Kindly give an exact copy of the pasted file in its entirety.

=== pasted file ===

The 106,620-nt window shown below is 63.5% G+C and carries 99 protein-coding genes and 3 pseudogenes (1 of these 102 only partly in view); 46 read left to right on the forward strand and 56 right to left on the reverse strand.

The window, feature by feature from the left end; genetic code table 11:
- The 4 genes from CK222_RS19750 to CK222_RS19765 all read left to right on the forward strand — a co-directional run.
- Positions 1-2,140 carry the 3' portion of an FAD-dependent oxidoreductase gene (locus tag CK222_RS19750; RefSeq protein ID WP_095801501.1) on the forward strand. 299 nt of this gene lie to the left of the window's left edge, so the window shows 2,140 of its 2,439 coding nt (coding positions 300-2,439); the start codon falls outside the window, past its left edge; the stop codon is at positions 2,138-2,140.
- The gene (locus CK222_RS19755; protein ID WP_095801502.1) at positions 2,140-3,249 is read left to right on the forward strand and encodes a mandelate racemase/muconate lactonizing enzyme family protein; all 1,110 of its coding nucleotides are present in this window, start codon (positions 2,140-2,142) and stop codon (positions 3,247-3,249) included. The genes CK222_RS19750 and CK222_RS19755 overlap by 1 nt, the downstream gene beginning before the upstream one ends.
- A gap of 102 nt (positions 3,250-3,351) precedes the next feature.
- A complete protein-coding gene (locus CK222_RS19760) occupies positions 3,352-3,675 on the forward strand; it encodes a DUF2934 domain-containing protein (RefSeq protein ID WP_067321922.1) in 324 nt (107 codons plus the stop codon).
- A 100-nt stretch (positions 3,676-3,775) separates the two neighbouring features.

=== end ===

The 106,620-nt window shown below is 63.5% G+C and carries 99 protein-coding genes and 3 pseudogenes (1 of these 102 only partly in view); 46 read left to right on the forward strand and 56 right to left on the reverse strand.

The window, feature by feature from the left end; genetic code table 11:
- The 4 genes from CK222_RS19750 to CK222_RS19765 all read left to right on the forward strand — a co-directional run.
- Positions 1-2,140 carry the 3' portion of an FAD-dependent oxidoreductase gene (locus tag CK222_RS19750; RefSeq protein ID WP_095801501.1) on the forward strand. 299 nt of this gene lie to the left of the window's left edge, so the window shows 2,140 of its 2,439 coding nt (coding positions 300-2,439); the start codon falls outside the window, past its left edge; the stop codon is at positions 2,138-2,140.
- The gene (locus CK222_RS19755; protein ID WP_095801502.1) at positions 2,140-3,249 is read left to right on the forward strand and encodes a mandelate racemase/muconate lactonizing enzyme family protein; all 1,110 of its coding nucleotides are present in this window, start codon (positions 2,140-2,142) and stop codon (positions 3,247-3,249) included. The genes CK222_RS19750 and CK222_RS19755 overlap by 1 nt, the downstream gene beginning before the upstream one ends.
- A gap of 102 nt (positions 3,250-3,351) precedes the next feature.
- A complete protein-coding gene (locus CK222_RS19760) occupies positions 3,352-3,675 on the forward strand; it encodes a DUF2934 domain-containing protein (RefSeq protein ID WP_067321922.1) in 324 nt (107 codons plus the stop codon).
- A 100-nt stretch (positions 3,676-3,775) separates the two neighbouring features.